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# Importing the essential libraries import pandas as pd import scipy.stats as stats import matplotlib.pyplot as plt import statsmodels.api as sm from scipy.stats import shapiro # Load the dataset Ames = pd.read_csv('Ames.csv') # Perform the ANOVA f_value, p_value = stats.f_oneway(*[Ames['SalePrice'][Ames['YrSold'] == year] for year in Ames['YrSold'].unique()]) print("F-value:", f_value) print("p-value:", p_value) # Fit an ordinary least squares model and get residuals model = sm.OLS(Ames['SalePrice'], Ames['YrSold'].astype('int')).fit() residuals = model.resid # Plot QQ plot sm.qqplot(residuals, line='s') plt.title('Normality Assessment of Residuals via QQ Plot', fontsize=18) plt.xlabel('Theoretical Quantiles', fontsize=15) plt.ylabel('Sample Residual Quantiles', fontsize=15) plt.grid(True, which='both', linestyle='--', linewidth=0.5) plt.show() # Shapiro-Wilk Test shapiro_stat, shapiro_p = shapiro(residuals) print(f"Shapiro-Wilk Test Statistic: {shapiro_stat}\nP-value: {shapiro_p}") # Check for equal variances using Levene's test levene_stat, levene_p = stats.levene(*[Ames['SalePrice'][Ames['YrSold'] == year] for year in Ames['YrSold'].unique()]) print(f"Levene's Test Statistic: {levene_stat}\nP-value: {levene_p}") |

## Kruskal-Wallis Test: A Non-Parametric Alternative to ANOVA

The Kruskal-Wallis test is a non-parametric method used to compare the median values of three or more independent groups, making it a suitable alternative to the one-way ANOVA (especially when assumptions of ANOVA are not met).

Non-parametric statistics are a class of statistical methods that do not make explicit assumptions about the underlying distribution of the data. In contrast to *parametric* tests, which assume a specific distribution (e.g., normal distribution in assumption 2 above), *non-parametric* tests are more flexible and can be applied to data that may not meet the stringent assumptions of parametric methods. Non-parametric tests are particularly useful when dealing with ordinal or nominal data, as well as data that might exhibit skewness or heavy tails. These tests focus on the order or rank of values rather than the specific values themselves. Non-parametric tests, including the Kruskal-Wallis test, offer a flexible and distribution-free approach to statistical analysis, making them suitable for a wide range of data types and situations.

The hypothesis setup under Kruskal-Wallis test is:

- $H_0$: The distributions of the sales price for all years are identical.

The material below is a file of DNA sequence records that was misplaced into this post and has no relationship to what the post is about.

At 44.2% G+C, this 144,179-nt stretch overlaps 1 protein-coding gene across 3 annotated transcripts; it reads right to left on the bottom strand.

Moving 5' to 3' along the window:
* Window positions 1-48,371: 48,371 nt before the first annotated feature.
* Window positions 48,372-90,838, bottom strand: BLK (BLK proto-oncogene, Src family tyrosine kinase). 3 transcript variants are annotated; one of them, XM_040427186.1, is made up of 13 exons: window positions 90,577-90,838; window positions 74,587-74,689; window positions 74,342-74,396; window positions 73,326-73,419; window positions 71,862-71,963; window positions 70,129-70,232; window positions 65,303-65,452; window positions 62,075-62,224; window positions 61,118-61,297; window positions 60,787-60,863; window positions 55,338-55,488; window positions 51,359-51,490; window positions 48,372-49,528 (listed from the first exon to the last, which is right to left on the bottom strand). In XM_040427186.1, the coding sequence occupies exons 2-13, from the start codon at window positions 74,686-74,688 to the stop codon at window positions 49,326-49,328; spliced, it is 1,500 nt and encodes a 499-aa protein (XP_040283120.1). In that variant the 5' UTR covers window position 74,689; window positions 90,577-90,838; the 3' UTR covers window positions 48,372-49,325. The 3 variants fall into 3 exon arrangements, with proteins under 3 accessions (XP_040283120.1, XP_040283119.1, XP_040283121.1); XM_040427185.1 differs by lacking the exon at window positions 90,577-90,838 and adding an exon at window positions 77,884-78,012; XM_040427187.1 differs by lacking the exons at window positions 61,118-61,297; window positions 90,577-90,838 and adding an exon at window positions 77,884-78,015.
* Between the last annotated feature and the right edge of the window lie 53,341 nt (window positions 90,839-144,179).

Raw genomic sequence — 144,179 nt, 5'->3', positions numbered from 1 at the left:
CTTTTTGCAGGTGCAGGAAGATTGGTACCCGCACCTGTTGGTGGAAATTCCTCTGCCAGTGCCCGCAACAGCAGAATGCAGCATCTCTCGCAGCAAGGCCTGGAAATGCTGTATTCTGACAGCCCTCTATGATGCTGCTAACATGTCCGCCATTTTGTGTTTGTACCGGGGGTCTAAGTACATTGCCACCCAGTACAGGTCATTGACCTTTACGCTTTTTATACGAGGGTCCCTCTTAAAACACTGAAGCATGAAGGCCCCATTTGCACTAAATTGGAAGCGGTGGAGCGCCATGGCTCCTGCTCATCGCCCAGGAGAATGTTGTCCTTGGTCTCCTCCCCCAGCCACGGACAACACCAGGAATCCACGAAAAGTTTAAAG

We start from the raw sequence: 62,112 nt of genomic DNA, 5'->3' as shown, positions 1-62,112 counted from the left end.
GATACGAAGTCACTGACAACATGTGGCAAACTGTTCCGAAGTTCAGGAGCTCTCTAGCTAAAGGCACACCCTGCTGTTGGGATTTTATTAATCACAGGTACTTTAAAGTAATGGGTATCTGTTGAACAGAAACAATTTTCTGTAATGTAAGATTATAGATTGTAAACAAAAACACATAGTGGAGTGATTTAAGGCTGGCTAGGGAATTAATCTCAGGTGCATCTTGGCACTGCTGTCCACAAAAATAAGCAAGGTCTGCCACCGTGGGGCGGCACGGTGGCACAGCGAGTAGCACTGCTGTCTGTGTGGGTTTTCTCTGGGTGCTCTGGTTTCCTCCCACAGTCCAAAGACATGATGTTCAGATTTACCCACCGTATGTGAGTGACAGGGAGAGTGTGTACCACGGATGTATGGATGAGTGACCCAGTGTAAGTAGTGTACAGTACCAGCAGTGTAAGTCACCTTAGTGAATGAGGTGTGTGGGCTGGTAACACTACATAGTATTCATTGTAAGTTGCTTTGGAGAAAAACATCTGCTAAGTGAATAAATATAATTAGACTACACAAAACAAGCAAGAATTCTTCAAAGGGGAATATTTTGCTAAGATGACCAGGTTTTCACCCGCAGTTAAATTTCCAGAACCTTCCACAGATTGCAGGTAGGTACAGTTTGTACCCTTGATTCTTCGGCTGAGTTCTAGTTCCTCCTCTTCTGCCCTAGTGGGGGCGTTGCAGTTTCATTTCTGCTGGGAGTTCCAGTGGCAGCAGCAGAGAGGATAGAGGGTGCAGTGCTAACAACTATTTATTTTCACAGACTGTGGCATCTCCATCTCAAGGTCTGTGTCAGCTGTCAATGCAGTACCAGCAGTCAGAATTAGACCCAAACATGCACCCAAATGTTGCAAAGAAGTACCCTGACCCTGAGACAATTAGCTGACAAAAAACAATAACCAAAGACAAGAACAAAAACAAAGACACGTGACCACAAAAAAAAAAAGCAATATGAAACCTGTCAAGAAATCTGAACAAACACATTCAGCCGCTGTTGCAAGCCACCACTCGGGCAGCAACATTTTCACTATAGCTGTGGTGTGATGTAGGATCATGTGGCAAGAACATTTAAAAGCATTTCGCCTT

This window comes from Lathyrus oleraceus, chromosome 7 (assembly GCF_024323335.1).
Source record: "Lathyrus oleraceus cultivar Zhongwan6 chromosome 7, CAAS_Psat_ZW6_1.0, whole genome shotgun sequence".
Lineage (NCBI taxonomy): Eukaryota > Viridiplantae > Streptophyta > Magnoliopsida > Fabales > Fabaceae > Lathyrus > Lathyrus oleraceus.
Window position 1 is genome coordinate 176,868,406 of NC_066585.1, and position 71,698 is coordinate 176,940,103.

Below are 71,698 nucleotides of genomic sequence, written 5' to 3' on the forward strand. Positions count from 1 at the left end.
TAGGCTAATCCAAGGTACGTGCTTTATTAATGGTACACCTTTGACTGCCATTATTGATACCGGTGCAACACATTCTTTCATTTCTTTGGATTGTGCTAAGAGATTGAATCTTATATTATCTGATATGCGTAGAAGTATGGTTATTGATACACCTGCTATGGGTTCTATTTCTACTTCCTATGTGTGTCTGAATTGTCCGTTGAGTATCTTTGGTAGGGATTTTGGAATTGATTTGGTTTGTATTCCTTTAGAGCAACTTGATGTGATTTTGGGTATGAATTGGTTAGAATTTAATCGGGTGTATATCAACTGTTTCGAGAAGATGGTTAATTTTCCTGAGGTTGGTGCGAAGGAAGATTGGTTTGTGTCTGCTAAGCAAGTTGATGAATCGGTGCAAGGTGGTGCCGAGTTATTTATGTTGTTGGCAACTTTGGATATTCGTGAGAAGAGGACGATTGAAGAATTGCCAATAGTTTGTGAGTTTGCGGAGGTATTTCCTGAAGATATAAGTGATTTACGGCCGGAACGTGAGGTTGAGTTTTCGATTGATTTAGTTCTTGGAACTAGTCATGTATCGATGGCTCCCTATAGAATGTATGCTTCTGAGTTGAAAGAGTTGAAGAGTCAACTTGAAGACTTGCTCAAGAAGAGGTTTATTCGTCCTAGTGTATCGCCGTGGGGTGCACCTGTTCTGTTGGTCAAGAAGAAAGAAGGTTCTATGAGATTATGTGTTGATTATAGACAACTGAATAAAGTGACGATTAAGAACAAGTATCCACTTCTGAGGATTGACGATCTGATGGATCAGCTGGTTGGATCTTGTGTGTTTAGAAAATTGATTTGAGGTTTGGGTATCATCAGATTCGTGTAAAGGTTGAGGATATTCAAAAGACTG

- $H_1$: At least one year has a different distribution of sales price.

You can run Kruskal-Wallis test using SciPy, as follows:

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# Perform the Kruskal-Wallis H-test H_statistic, kruskal_p_value = stats.kruskal(*[Ames['SalePrice'][Ames['YrSold'] == year] for year in Ames['YrSold'].unique()]) print(H_statistic, kruskal_p_value) |

The output is:

1 |
2.1330989438609236 0.7112941815590765 |

The results of the Kruskal-Wallis test are:

**H-Statistic:**2.133**p-value:**0.7113

**Note**: The Kruskal-Wallis test doesn’t specifically test for differences in means (like ANOVA does), but rather for differences in distributions. This can include differences in medians, shapes, and spreads.

Given the high *p-value* (greater than a common significance level of 0.05), you cannot reject the null hypothesis. This suggests that there are no statistically significant differences in the median sales prices for the different years present in the dataset when using the Kruskal-Wallis test. Let’s delve into verifying the 3 assumptions of the Kruskal-Wallis test to validate your findings.

**Assumption 1: Independence of Observations. **This remains the same as for ANOVA; each observation is independent of another.

**Assumption 2: The Response Variable Should be Ordinal, Interval, or Ratio. **The sales price is a ratio variable, so this assumption is met.

**Assumption 3: The Distributions of the Response Variable Should be the Same for All Groups. **This can be validated using both visual and numerical methods.

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# Plot histograms of Sales Price for each year fig, axes = plt.subplots(nrows=5, ncols=1, figsize=(12, 8), sharex=True) for idx, year in enumerate(sorted(Ames['YrSold'].unique())): sns.histplot(Ames[Ames['YrSold'] == year]['SalePrice'], kde=True, ax=axes[idx], color='skyblue') axes[idx].set_title(f'Distribution of Sales Prices for Year {year}', fontsize=16) axes[idx].set_ylabel('Frequency', fontsize=14) if idx == 4: axes[idx].set_xlabel('Sales Price', fontsize=15) else: axes[idx].set_xlabel('') plt.tight_layout() plt.show() |